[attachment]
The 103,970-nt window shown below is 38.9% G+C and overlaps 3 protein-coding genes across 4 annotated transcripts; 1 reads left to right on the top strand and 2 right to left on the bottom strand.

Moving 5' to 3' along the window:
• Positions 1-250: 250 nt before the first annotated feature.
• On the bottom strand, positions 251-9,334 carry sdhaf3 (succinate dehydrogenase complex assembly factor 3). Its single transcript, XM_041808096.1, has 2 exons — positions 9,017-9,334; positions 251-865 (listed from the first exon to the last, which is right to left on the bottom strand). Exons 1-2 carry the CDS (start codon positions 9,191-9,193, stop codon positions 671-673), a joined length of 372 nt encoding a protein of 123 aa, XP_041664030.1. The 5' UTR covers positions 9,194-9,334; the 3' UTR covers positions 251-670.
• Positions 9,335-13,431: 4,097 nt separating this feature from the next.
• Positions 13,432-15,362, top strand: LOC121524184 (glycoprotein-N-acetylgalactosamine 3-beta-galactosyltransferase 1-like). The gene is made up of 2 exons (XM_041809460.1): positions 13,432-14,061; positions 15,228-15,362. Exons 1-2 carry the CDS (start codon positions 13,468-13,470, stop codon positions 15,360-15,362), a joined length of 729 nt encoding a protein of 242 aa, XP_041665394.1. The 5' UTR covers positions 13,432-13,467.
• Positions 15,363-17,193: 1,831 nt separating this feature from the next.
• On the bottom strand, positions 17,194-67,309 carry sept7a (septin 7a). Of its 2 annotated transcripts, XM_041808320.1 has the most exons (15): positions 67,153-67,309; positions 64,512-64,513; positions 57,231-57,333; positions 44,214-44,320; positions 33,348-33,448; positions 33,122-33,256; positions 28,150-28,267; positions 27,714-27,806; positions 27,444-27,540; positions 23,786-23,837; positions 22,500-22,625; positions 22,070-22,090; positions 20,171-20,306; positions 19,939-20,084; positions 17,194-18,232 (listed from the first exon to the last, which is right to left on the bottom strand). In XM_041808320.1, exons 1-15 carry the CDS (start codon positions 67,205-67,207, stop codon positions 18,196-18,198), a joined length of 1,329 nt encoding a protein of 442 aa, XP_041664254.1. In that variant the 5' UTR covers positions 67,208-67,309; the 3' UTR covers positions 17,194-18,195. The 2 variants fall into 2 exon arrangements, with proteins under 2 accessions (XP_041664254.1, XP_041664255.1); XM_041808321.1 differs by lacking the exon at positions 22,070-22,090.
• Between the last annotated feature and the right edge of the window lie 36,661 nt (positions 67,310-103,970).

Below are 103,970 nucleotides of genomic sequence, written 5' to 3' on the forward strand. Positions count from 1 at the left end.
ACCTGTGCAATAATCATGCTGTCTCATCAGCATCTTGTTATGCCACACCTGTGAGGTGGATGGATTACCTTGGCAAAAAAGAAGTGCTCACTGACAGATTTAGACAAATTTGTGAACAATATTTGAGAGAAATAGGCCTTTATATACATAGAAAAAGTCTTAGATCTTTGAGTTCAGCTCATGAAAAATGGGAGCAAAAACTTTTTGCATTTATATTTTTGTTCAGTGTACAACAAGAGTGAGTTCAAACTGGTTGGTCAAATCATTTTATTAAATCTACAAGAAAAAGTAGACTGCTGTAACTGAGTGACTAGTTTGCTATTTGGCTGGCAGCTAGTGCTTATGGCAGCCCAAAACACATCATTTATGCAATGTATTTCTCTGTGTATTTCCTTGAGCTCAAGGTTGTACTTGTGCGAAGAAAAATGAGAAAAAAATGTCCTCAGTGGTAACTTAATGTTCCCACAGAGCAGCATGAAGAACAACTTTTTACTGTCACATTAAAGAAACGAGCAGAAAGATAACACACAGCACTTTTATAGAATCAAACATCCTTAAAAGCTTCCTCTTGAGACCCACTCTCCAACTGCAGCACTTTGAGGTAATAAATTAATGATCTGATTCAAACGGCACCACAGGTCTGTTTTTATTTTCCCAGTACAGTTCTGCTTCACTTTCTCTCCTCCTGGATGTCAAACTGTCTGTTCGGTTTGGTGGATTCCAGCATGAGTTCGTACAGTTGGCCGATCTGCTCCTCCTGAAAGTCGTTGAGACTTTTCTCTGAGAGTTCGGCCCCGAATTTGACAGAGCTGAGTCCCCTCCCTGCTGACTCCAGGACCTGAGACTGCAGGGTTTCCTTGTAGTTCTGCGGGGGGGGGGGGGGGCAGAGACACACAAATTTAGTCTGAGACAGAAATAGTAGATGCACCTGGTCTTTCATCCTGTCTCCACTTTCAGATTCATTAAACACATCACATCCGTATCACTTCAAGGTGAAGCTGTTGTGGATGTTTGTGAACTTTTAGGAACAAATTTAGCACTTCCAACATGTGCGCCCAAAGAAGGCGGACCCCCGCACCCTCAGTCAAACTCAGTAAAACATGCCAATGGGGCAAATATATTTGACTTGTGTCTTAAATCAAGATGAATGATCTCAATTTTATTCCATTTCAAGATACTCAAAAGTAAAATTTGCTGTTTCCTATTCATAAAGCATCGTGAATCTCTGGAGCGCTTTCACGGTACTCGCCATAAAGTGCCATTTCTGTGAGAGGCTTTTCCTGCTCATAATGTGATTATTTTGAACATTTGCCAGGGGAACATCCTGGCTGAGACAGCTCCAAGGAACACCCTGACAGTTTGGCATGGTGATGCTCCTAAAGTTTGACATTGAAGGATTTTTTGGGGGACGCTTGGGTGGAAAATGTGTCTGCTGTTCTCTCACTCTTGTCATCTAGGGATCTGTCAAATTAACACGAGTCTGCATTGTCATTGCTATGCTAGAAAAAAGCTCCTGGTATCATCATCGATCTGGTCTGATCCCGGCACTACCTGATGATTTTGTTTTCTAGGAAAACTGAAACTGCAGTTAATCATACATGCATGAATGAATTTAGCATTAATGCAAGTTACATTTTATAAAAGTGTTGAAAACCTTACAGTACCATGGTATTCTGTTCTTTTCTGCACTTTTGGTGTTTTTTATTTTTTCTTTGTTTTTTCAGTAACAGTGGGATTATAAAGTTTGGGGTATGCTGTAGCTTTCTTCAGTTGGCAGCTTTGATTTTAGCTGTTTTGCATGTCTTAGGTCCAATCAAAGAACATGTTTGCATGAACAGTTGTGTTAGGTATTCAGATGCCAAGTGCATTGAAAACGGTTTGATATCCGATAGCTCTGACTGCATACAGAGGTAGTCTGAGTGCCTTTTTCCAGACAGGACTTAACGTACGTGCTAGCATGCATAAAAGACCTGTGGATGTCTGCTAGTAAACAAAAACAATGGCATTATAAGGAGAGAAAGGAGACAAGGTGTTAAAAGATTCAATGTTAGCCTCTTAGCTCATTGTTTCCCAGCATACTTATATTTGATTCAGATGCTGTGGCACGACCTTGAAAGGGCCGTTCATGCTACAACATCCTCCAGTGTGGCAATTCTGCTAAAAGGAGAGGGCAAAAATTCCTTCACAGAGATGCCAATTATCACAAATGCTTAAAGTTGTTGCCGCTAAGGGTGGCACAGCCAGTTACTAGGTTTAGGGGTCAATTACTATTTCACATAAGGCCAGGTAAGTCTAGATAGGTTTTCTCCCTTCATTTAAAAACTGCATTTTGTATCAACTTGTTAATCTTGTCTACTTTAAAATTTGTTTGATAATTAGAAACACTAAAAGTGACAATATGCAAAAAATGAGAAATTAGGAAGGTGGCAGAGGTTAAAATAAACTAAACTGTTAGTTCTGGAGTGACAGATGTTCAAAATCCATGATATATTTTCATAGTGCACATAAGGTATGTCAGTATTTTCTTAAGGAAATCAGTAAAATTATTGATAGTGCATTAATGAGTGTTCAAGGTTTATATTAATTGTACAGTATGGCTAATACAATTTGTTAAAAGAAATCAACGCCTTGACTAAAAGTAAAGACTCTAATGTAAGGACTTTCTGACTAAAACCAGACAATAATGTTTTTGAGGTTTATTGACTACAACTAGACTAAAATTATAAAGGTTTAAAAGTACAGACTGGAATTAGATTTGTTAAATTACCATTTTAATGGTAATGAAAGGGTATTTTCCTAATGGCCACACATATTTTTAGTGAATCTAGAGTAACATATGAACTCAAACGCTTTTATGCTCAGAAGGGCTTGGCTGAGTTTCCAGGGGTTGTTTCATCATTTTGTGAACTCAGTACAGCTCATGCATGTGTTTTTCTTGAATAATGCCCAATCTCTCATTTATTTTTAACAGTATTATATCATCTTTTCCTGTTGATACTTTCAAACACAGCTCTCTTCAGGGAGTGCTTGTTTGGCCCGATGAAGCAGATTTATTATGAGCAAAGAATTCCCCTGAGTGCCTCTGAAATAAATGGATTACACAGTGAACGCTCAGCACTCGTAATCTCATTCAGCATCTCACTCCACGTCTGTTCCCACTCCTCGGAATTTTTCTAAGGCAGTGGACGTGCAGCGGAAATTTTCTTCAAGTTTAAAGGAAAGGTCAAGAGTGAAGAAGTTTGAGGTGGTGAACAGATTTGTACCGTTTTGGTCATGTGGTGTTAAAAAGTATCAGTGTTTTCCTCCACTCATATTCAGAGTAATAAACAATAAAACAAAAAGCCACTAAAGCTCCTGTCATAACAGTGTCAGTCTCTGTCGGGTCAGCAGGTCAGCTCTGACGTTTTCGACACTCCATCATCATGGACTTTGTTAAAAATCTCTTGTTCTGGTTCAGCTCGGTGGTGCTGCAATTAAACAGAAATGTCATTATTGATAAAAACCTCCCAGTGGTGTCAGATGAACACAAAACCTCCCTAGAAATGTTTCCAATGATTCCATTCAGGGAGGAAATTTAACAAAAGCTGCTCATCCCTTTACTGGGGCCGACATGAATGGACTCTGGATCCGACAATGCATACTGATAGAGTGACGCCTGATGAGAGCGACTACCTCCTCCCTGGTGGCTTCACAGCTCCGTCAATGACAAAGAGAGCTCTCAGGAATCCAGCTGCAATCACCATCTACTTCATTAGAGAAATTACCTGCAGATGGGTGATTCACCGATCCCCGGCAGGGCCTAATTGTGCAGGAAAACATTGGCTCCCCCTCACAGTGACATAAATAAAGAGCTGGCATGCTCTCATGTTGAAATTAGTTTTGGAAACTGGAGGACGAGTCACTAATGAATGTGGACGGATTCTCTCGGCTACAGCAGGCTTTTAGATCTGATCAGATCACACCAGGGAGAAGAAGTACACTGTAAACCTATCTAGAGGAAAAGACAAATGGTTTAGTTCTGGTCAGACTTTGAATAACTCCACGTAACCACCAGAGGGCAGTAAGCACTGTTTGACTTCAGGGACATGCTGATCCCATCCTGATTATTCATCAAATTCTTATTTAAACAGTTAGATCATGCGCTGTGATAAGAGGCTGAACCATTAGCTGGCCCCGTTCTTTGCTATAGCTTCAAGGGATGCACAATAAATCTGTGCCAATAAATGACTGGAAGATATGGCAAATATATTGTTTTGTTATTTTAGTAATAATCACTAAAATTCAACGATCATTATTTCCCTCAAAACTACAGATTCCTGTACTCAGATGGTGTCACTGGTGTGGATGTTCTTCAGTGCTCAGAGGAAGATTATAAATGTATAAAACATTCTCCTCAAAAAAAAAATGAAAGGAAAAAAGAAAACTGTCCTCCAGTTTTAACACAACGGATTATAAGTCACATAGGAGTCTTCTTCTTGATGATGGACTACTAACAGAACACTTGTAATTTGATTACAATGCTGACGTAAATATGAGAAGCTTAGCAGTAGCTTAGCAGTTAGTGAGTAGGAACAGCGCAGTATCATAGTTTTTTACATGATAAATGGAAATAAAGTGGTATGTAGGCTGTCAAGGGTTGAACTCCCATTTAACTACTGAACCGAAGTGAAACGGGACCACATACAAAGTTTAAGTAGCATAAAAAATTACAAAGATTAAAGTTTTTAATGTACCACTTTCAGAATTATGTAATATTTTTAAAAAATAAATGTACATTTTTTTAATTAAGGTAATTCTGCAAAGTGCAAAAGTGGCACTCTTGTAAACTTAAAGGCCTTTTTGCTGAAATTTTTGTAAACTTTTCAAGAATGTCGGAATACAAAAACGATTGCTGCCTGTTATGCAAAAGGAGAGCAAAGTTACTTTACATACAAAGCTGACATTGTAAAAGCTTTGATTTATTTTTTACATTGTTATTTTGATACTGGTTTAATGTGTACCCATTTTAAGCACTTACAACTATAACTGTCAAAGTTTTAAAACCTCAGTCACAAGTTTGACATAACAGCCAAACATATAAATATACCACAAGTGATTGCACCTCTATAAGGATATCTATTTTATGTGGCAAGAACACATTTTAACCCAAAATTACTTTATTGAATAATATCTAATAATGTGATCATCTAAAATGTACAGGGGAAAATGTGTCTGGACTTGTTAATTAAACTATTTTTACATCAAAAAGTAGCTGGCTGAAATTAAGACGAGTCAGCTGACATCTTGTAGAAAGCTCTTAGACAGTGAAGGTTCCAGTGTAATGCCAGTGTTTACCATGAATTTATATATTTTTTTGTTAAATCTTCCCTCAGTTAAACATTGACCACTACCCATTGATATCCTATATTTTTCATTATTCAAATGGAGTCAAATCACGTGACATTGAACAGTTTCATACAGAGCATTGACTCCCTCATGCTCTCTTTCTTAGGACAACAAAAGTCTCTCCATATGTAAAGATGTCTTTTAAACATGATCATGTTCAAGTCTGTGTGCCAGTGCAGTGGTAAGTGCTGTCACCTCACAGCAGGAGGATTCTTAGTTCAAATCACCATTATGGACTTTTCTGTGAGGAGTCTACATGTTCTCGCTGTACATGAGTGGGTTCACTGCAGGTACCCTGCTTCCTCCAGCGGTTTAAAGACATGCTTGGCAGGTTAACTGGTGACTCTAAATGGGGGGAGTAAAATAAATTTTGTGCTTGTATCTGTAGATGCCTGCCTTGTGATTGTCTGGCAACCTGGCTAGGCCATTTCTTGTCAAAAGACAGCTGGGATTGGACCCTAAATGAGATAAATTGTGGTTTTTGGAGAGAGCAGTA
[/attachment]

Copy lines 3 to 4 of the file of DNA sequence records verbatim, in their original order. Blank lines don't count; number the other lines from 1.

• Positions 1-250: 250 nt before the first annotated feature.
• On the bottom strand, positions 251-9,334 carry sdhaf3 (succinate dehydrogenase complex assembly factor 3). Its single transcript, XM_041808096.1, has 2 exons — positions 9,017-9,334; positions 251-865 (listed from the first exon to the last, which is right to left on the bottom strand). Exons 1-2 carry the CDS (start codon positions 9,191-9,193, stop codon positions 671-673), a joined length of 372 nt encoding a protein of 123 aa, XP_041664030.1. The 5' UTR covers positions 9,194-9,334; the 3' UTR covers positions 251-670.